From Kerrie I recieved 1000 Things to See Before You Die and the South Dakota Gazeteer (because I like travel and I like maps) and from our friend Amy I recieved the Uncle John’s Bathroom Reader (because I apparently like sitting on the pot.) I ordered All I Did Was Ask and Edward R. Murrow’s biography with a little birthday money while I was ordering Christmas presents. I bought The Grapes of Wrath and Like Life with my grandparent’s gift: a Barnes and Noble gift card. Finally, I recieved Funny Letters from Famous People (to add alongside my book of Groucho Marx letters) from my grandparents-in-law.
All I Did Was Ask and Edward R. Murrow’s biography were both initially contemplated during the last Vilhauer camping trip of the year. We listened to a lot of MPR that weekend, and they spoke at great length of Murrow’s career (there’s a George Cloony movie about Murrow coming out later on) and that naturally led to consideration of Terry Gross’ collection of interviews. Additionally, I bought The Grapes of Wrath because, as you’ll read below, I’m on a huge Steinbeck kick. Like Life was written by Lorrie Moore — the author that Nick Hornby aped (just as I’m aping his book column idea).
Anyway, back to the reading. I started off by delving back into mysteries, a genre I’ve long neglected, with Agatha Christie’s And Then There Were None. I grew up with mysteries; my mother was – and still is – a big fan of mysteries, and I guess it was passed on to me, possibly genetically. I grew up watching Mystery on PBS, though I often never made it much farther than the Edward Gorey drawn introduction, and I remember the prim and proper way that Hercule Poirot, a recurring Christie character, was recreated on the small screen. Because of this I tended to fall back on the familiarity of Poirot when I read Christie’s mysteries. It was something recognizable, and I didn’t feel like I was taking on anything too daunting.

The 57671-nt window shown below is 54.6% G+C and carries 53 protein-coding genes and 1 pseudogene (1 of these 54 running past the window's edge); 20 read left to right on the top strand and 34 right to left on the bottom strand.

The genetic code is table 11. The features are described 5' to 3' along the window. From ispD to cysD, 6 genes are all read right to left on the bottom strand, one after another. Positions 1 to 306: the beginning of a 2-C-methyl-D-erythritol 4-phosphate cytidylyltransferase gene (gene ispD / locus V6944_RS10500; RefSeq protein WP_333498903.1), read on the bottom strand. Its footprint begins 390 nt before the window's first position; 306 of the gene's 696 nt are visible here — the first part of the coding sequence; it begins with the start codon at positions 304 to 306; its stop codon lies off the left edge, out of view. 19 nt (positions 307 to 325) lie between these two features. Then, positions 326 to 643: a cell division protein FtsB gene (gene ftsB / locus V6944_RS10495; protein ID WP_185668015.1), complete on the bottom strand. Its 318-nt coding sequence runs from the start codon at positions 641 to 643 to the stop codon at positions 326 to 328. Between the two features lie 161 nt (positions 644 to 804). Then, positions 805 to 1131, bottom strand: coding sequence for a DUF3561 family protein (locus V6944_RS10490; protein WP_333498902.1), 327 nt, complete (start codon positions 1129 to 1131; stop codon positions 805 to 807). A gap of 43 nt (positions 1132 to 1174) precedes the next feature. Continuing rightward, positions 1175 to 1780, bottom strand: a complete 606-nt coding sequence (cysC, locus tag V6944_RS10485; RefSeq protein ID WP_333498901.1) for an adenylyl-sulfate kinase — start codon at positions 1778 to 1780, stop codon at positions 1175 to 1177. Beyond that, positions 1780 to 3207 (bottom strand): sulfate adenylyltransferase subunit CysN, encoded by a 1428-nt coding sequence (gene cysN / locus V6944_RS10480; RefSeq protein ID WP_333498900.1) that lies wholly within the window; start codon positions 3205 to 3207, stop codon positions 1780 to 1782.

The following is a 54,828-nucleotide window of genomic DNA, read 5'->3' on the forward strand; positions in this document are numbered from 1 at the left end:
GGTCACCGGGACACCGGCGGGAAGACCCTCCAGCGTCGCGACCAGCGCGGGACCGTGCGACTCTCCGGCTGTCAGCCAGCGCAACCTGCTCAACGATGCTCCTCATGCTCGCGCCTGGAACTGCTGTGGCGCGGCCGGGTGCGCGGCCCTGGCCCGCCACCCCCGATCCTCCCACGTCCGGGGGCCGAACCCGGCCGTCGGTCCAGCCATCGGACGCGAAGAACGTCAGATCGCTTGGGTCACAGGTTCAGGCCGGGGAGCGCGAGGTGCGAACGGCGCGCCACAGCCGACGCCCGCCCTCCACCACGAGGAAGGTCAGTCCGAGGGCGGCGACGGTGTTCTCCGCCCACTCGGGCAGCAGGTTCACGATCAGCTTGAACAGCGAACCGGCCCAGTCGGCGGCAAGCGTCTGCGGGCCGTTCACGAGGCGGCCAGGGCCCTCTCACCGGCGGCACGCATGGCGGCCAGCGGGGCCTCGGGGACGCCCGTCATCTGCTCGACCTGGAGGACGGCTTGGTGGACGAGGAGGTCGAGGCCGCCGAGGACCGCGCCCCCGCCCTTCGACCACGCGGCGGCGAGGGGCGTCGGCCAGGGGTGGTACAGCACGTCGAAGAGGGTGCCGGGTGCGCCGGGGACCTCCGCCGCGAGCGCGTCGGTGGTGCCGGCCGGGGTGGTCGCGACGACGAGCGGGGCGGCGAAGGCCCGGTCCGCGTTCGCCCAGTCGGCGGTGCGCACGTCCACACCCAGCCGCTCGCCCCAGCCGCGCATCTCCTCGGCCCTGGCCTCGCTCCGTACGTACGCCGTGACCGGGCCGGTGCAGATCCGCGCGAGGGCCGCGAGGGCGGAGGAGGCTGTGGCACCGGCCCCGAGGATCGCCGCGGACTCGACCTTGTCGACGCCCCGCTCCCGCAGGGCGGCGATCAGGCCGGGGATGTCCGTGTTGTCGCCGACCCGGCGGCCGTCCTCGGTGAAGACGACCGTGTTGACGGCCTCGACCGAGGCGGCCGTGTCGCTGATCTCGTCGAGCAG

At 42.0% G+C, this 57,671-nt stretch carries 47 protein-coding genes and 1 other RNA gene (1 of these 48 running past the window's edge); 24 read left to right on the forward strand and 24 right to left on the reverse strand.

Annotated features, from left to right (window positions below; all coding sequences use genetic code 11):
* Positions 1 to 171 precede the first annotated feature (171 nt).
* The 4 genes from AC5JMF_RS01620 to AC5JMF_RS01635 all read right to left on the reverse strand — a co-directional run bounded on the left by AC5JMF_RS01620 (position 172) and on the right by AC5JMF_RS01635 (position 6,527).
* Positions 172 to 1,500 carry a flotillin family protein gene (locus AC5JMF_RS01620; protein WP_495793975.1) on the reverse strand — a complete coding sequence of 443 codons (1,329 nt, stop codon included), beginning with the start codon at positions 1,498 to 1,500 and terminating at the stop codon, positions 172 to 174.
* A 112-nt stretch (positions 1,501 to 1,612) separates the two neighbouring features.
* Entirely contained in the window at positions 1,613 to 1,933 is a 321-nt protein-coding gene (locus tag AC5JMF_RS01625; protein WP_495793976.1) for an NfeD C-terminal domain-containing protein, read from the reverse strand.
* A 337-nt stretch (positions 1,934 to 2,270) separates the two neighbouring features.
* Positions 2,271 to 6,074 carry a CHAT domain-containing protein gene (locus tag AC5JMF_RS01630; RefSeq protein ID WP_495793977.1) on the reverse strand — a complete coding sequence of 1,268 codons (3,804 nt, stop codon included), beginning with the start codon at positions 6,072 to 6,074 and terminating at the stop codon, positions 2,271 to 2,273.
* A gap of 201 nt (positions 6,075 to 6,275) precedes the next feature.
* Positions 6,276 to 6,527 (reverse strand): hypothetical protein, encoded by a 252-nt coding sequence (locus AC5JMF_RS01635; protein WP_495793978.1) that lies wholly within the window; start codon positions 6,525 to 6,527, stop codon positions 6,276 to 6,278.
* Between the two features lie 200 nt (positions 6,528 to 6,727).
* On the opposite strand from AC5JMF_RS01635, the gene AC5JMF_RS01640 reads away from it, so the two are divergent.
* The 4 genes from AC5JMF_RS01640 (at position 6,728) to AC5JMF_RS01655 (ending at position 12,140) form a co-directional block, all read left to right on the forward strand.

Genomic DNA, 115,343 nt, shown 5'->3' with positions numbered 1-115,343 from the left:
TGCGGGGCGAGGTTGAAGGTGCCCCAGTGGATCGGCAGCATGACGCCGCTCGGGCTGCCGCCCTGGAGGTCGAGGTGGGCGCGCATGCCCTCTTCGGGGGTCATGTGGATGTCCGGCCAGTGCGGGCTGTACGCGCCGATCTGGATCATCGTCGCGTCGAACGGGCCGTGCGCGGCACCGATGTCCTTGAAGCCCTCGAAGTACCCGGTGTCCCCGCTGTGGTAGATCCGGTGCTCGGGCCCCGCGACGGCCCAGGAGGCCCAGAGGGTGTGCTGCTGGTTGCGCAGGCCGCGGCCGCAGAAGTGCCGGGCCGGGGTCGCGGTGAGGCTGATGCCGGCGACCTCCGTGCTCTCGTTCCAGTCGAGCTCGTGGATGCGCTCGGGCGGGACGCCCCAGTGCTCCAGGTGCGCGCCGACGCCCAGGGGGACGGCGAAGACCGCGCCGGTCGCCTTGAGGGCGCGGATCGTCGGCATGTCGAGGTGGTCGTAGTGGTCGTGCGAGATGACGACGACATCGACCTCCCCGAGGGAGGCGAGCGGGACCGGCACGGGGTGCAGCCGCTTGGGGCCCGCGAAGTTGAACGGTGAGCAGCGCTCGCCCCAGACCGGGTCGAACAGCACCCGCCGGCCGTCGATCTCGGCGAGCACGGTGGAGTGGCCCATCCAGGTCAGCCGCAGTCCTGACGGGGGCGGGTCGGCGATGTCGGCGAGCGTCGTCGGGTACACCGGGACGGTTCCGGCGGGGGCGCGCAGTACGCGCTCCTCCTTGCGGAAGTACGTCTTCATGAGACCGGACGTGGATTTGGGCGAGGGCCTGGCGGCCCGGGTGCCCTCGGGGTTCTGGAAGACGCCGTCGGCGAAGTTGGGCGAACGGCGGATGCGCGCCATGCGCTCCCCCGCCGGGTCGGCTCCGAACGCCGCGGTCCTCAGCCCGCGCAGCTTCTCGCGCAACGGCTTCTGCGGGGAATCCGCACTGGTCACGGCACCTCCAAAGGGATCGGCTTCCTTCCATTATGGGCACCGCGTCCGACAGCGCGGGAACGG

And Then There Were None marks my break from Christie’s Poirot. In fact, there are no recurring characters in this book, though that doesn’t make the characters any less interesting. The premise is this: ten random people, who unbeknownst to them have one sinister thing in common, gather together after being summoned to an isolated house in the middle of an even more isolated island. One by one, the people begin to die. Naturally, they start suspecting each other.